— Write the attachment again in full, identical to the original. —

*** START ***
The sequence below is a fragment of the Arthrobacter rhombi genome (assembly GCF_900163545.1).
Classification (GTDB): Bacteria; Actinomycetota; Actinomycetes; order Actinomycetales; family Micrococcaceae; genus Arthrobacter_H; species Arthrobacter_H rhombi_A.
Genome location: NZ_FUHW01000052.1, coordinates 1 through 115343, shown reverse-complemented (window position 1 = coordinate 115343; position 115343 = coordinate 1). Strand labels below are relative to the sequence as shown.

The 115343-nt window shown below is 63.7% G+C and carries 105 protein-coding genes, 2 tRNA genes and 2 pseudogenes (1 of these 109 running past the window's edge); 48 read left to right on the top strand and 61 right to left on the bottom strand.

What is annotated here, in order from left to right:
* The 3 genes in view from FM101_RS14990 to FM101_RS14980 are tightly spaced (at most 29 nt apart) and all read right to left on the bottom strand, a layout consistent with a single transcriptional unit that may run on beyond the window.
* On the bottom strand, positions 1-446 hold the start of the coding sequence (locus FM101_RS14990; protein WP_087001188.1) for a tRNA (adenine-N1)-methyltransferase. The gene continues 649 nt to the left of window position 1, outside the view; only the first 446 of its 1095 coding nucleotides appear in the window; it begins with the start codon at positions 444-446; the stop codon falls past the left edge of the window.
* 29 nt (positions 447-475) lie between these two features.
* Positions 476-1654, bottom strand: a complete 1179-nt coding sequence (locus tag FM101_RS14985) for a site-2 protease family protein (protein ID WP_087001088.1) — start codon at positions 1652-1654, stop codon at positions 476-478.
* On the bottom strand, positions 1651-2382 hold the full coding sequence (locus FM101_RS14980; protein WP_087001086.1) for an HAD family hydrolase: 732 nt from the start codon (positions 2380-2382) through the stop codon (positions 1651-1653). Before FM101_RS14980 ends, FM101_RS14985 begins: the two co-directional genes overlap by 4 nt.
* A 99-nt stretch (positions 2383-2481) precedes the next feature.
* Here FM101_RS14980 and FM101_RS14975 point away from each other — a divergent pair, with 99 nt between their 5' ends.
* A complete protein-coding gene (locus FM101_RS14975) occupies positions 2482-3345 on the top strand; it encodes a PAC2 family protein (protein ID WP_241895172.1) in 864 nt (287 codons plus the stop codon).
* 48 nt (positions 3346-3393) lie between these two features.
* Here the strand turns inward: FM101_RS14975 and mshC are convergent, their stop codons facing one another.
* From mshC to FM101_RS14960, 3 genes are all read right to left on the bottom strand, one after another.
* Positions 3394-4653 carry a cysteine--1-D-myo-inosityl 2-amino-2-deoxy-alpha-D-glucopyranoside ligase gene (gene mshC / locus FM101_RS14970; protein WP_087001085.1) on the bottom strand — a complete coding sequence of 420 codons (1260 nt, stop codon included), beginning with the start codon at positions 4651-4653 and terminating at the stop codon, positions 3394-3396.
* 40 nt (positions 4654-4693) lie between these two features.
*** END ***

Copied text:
The sequence below is a fragment of the Arthrobacter rhombi genome (assembly GCF_900163545.1).
Classification (GTDB): Bacteria; Actinomycetota; Actinomycetes; order Actinomycetales; family Micrococcaceae; genus Arthrobacter_H; species Arthrobacter_H rhombi_A.
Genome location: NZ_FUHW01000052.1, coordinates 1 through 115343, shown reverse-complemented (window position 1 = coordinate 115343; position 115343 = coordinate 1). Strand labels below are relative to the sequence as shown.

The 115343-nt window shown below is 63.7% G+C and carries 105 protein-coding genes, 2 tRNA genes and 2 pseudogenes (1 of these 109 running past the window's edge); 48 read left to right on the top strand and 61 right to left on the bottom strand.

What is annotated here, in order from left to right:
* The 3 genes in view from FM101_RS14990 to FM101_RS14980 are tightly spaced (at most 29 nt apart) and all read right to left on the bottom strand, a layout consistent with a single transcriptional unit that may run on beyond the window.
* On the bottom strand, positions 1-446 hold the start of the coding sequence (locus FM101_RS14990; protein WP_087001188.1) for a tRNA (adenine-N1)-methyltransferase. The gene continues 649 nt to the left of window position 1, outside the view; only the first 446 of its 1095 coding nucleotides appear in the window; it begins with the start codon at positions 444-446; the stop codon falls past the left edge of the window.
* 29 nt (positions 447-475) lie between these two features.
* Positions 476-1654, bottom strand: a complete 1179-nt coding sequence (locus tag FM101_RS14985) for a site-2 protease family protein (protein ID WP_087001088.1) — start codon at positions 1652-1654, stop codon at positions 476-478.
* On the bottom strand, positions 1651-2382 hold the full coding sequence (locus FM101_RS14980; protein WP_087001086.1) for an HAD family hydrolase: 732 nt from the start codon (positions 2380-2382) through the stop codon (positions 1651-1653). Before FM101_RS14980 ends, FM101_RS14985 begins: the two co-directional genes overlap by 4 nt.
* A 99-nt stretch (positions 2383-2481) precedes the next feature.
* Here FM101_RS14980 and FM101_RS14975 point away from each other — a divergent pair, with 99 nt between their 5' ends.
* A complete protein-coding gene (locus FM101_RS14975) occupies positions 2482-3345 on the top strand; it encodes a PAC2 family protein (protein ID WP_241895172.1) in 864 nt (287 codons plus the stop codon).
* 48 nt (positions 3346-3393) lie between these two features.
* Here the strand turns inward: FM101_RS14975 and mshC are convergent, their stop codons facing one another.
* From mshC to FM101_RS14960, 3 genes are all read right to left on the bottom strand, one after another.
* Positions 3394-4653 carry a cysteine--1-D-myo-inosityl 2-amino-2-deoxy-alpha-D-glucopyranoside ligase gene (gene mshC / locus FM101_RS14970; protein WP_087001085.1) on the bottom strand — a complete coding sequence of 420 codons (1260 nt, stop codon included), beginning with the start codon at positions 4651-4653 and terminating at the stop codon, positions 3394-3396.
* 40 nt (positions 4654-4693) lie between these two features.